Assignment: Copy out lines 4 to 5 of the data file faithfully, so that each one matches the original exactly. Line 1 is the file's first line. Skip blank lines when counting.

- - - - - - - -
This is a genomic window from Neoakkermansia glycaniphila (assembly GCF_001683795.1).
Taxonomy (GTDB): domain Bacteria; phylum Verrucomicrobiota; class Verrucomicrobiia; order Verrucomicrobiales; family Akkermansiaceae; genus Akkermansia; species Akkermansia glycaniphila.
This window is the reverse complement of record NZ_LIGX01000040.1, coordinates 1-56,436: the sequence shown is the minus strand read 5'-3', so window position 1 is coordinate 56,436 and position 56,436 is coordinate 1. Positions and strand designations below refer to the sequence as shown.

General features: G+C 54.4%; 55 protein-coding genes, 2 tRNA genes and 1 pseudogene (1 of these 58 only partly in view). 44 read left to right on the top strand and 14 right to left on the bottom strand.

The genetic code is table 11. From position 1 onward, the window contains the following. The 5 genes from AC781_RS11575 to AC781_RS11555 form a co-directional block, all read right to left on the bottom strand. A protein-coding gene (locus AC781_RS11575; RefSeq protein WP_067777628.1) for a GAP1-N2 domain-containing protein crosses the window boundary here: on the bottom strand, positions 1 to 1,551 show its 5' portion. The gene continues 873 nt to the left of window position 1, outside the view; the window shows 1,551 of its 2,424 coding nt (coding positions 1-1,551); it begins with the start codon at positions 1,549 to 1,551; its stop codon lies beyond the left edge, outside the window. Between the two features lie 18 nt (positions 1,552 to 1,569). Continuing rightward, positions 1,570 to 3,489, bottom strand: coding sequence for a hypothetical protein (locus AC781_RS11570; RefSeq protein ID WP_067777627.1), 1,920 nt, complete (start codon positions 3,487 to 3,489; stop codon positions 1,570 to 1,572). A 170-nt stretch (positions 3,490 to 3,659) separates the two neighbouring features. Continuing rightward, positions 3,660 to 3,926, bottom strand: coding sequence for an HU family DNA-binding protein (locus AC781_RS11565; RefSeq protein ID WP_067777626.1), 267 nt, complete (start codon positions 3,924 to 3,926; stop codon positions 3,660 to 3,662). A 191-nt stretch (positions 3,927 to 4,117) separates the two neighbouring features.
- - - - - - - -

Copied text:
General features: G+C 54.4%; 55 protein-coding genes, 2 tRNA genes and 1 pseudogene (1 of these 58 only partly in view). 44 read left to right on the top strand and 14 right to left on the bottom strand.

The genetic code is table 11. From position 1 onward, the window contains the following. The 5 genes from AC781_RS11575 to AC781_RS11555 form a co-directional block, all read right to left on the bottom strand. A protein-coding gene (locus AC781_RS11575; RefSeq protein WP_067777628.1) for a GAP1-N2 domain-containing protein crosses the window boundary here: on the bottom strand, positions 1 to 1,551 show its 5' portion. The gene continues 873 nt to the left of window position 1, outside the view; the window shows 1,551 of its 2,424 coding nt (coding positions 1-1,551); it begins with the start codon at positions 1,549 to 1,551; its stop codon lies beyond the left edge, outside the window. Between the two features lie 18 nt (positions 1,552 to 1,569). Continuing rightward, positions 1,570 to 3,489, bottom strand: coding sequence for a hypothetical protein (locus AC781_RS11570; RefSeq protein ID WP_067777627.1), 1,920 nt, complete (start codon positions 3,487 to 3,489; stop codon positions 1,570 to 1,572). A 170-nt stretch (positions 3,490 to 3,659) separates the two neighbouring features. Continuing rightward, positions 3,660 to 3,926, bottom strand: coding sequence for an HU family DNA-binding protein (locus AC781_RS11565; RefSeq protein ID WP_067777626.1), 267 nt, complete (start codon positions 3,924 to 3,926; stop codon positions 3,660 to 3,662). A 191-nt stretch (positions 3,927 to 4,117) separates the two neighbouring features.